[FOUNTAIN]A burning issueTo see candles decorating a dinner table at a Western restaurant is a common sight. At this time of year, many homeowners in the West light candles as well. In fact, a visitor to a home there often inspires lighting candles for a meal. The consumption of candles is great all over the world. A department store or a supermarket usually has a candle section, and there are shops specializing in candles. In those shops, hundreds of kinds of candles exist. Furthermore, using candles as artistic works has grown in popularity.
Lighting candles is probably the best way to produce a sentimental mood in a cafe or bar. However dazzling and bright electric lights are, they cannot match candles for creating cozy and elegant moods. Moreover, lighting a candle purifies the surrounding air. Candles are said to eliminate cigarette and food odors.
Candles have been a symbol of brightness and warmth for centuries. They were first developed in ancient Egypt and China as a means of illumination. But they soon became an essential item in religious ceremonies and other events that were related to human sadness or happiness. In such events as weddings and funerals, and in such places as churches, candles today are a must. Christians regard candles as a symbol of Jesus Christ, a light unto the world. In Buddhism, candles are considered the symbol of the Buddha's wisdom that enlightens people's spiritual darkness, or a beam of hope that leads to the next world. Thus, candles are among three consecrated offerings at a Buddhist altar, along with flowers and incense.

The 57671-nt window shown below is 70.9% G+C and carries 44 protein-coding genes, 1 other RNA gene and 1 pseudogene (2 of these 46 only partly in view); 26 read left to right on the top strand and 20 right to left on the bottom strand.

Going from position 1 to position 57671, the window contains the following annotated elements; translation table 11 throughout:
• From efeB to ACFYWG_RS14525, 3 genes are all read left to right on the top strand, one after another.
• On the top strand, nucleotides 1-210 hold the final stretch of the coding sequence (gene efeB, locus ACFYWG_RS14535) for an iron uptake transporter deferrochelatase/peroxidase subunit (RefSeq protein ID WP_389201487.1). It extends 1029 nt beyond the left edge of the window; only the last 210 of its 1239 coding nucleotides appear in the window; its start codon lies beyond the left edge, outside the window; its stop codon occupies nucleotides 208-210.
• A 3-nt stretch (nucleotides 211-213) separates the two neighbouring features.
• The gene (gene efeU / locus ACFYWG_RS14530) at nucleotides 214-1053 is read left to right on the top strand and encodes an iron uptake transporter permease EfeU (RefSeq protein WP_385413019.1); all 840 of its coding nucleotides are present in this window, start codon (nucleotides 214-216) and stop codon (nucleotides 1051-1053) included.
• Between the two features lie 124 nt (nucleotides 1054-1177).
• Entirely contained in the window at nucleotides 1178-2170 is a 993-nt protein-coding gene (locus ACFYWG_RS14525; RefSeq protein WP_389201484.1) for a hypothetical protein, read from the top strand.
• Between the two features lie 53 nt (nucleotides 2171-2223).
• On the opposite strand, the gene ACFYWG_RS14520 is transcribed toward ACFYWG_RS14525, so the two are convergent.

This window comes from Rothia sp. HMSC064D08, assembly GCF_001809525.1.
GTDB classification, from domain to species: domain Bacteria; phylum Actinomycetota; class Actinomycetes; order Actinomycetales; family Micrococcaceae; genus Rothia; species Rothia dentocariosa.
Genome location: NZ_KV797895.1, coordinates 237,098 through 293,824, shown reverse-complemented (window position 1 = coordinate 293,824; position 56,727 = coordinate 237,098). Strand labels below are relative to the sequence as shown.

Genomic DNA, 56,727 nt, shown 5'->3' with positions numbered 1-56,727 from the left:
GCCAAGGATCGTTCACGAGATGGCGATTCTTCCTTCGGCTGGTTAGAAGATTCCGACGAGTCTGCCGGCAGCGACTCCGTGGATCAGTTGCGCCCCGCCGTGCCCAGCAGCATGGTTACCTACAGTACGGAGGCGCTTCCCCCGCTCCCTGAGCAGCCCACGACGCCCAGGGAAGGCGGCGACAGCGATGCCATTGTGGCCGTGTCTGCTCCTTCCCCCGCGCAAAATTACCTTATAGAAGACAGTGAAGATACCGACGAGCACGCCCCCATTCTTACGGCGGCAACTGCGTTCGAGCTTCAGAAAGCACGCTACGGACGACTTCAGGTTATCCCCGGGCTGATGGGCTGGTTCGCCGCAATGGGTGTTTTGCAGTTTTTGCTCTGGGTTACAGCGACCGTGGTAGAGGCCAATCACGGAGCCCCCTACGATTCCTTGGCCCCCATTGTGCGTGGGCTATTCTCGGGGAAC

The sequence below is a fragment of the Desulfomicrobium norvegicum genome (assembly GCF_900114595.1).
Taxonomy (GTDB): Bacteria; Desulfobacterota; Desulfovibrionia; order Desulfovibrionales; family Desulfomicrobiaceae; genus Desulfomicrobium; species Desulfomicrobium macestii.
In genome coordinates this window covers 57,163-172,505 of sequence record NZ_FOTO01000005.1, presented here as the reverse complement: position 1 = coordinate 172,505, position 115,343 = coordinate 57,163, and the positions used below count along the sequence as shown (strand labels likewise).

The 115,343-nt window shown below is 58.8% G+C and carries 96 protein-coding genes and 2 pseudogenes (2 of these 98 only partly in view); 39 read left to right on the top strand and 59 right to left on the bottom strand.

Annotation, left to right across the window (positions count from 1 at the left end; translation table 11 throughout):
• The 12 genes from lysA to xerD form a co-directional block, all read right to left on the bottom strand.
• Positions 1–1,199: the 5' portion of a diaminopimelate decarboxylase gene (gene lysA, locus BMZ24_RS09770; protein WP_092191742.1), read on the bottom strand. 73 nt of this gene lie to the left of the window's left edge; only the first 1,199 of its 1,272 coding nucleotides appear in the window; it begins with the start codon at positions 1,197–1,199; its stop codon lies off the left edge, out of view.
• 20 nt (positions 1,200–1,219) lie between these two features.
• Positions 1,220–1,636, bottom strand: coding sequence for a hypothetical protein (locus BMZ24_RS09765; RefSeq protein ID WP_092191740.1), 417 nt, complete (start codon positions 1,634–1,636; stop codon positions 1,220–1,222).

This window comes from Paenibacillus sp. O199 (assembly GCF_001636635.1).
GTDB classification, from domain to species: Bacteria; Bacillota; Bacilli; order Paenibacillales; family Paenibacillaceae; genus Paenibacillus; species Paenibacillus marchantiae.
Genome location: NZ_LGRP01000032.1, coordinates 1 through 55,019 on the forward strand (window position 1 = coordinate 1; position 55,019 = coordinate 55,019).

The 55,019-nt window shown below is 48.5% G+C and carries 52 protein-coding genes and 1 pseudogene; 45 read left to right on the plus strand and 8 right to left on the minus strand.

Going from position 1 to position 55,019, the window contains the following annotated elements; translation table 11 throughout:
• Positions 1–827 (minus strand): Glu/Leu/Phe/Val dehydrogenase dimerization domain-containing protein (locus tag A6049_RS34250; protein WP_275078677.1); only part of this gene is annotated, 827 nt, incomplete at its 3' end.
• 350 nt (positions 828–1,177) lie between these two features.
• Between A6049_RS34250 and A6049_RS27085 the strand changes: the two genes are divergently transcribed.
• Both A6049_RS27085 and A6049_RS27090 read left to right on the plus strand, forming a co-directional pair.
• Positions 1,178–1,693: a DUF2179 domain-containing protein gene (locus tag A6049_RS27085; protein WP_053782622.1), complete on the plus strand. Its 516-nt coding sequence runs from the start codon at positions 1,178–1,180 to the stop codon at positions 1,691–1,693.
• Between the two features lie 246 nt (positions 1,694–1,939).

But the image of a candle is not always warm and gentle. Think about candlelight demonstrations. Even though candlelight demonstrations are a nonviolent and peaceful means of expressing opinions, they are strong forms of protest. One example is the candlelight demonstration in East Germany in 1989 that led to a nationwide demonstration and eventually to the reunification of Germany.
South Koreans recently saw a candlelight demonstration in the streets of Seoul that memorialized two teenage girls who were crushed beneath a U.S Army vehicle, and protested the acquittal of the two U.S. soldiers who drove that vehicle. Even though it was a peaceful demonstration, the message was powerful. Let's light candles in our homes tonight as we sit down for dinner. Doing so will likely bring some comfort.
The writer is the Berlin correspondent of the JoongAng Ilbo.
by Yoo Jae-sik